Lisa P. Jackson Leaves Lasting Legacy at EPA

Lisa P. Jackson Leaves Lasting Legacy at EPA


A month after announcing her retirement as administrator of the United States Environmental Protection Agency (EPA), Lisa P. Jackson, the first African American to head the federal agency, reflected on the mark she will leave at the agency, her impact on other minorities as well as what she hopes her successor will continue upon his or her appointment.

The 25-year EPA veteran said that as the first minority to serve as EPA Administrator, she ensured communities of color and other disadvantaged groups had a seat at the environmental justice table, which she considers to be the “unfinished business” of the overarching environmental movement.

“We said we wanted to make environmental justice apart of every decision we make, so it’s not something that happens after the fact. It’s part of how we think, it’s part of our DNA.”

To make sure that it permeated through every fiber of the agency, Jackson introduced Plan EJ 2014 two years into her term. The plan’s goals, according to the EPA, include “protect[ing] health in communities over-burdended by pollution, empower ing] communities to take action to improve their health and environment,” and “establish [ing] partners  with local, state, tribal and federal organizations to achieve healthy and sustainable communities.”

Its second progress report will be released in 2013.

Jackson said that Plan EJ 2014 is one of the legacy items that she believes will continue to be a part of EPA for years to come.

Another legacy that the self-described “science and math geek” will leave behind is inspiring a young generation of women of color to pursue an education and career in STEM.

“You don’t set out doing these jobs thinking about the mark you leave in terms of an example,” she said.” Whether it’s STEM education – I’m an engineer – I’m so passionate about the need to get African American women into that field.”

A 2011 U.S. Commerce study reported that while women make up nearly half of the total U.S. population, only a quarter, or 24 percent, held a job in a science, technology, engineering, or mathematical field.

Additionally, Jackson will also be remembered for how she was able to engage voiceless, yet deeply affected communities in the environmental movement.

Because of a number of studies that prove environmental issues such as pollution disproportionately affect low-income and minority communities, she pointed out that communicating these issues are not challenging.

“You don’t need to have a degree in anything to know that toxic materials are bad, and when we deal with Latinos, we don’t even necessarily have to be fluent in the language, they know and don’t want their children exposed to those issues any more than the wealthiest American does,” she said. “There’s no separation. Oftentimes the challenge is not communicating the issue it’s making sure that they are communicating the importance of the issue to their elected officials.”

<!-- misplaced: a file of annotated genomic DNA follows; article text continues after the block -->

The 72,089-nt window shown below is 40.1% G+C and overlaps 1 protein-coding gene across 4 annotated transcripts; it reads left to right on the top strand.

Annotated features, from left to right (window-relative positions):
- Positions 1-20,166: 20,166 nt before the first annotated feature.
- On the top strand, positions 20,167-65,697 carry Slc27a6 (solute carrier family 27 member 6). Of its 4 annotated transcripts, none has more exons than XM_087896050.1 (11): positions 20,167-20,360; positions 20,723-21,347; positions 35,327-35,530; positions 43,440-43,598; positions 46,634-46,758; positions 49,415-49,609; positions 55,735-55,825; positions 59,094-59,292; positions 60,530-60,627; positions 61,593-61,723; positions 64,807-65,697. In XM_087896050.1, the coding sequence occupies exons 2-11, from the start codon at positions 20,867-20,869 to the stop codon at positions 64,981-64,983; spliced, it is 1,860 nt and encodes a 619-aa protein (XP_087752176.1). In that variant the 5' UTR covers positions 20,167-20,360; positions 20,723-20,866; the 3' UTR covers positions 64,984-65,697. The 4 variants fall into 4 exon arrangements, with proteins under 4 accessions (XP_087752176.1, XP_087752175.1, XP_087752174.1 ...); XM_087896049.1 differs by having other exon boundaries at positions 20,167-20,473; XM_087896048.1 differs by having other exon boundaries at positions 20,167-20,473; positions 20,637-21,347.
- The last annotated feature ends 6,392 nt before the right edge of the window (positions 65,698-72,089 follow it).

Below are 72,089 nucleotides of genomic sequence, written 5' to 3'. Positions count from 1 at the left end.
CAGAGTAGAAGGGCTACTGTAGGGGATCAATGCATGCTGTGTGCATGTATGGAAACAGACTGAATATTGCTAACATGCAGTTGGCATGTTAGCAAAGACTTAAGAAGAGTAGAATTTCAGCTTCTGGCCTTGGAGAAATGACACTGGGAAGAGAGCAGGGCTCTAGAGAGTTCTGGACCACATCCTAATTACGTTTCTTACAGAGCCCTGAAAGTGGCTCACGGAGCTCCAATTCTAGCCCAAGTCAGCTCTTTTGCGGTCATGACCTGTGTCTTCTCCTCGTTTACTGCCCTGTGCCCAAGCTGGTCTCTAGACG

She is confident that the environmental justice conversation will continue after her official departure from the agency.

Going forward, Jackson would like the EPA and companies that are permitted to build their facilities in communities across the nation continue to have the people of those communities involved in the development and implementation process.

“I want to see the environmental justice permitting work moving forward because it’s not all about telling a community what’s good for them, but giving them a seat at the table.”

She also would like the EPA to continue to reach out to other industries and inform them about the broadness of environmental issues as well as researching and monitoring the science on disparities in communities of color.

With only a few weeks before she is officially retired, Jackson said she is looking forward to sleep and continuing to work in environmental justice. She also wants to give someone else the opportunity to keep the agency moving forward.

“My dad used to have a saying, which is “leave the party when you’re having the most fun,” Jackson reminisced. “Someone else should have the privilege and enough time on the job to really put their stamp on some of those issues with their leadership style. The job is…the best reward and the opportunity to serve under the president is literally matchless.”

“I leave here feeling good about 4 years of work.”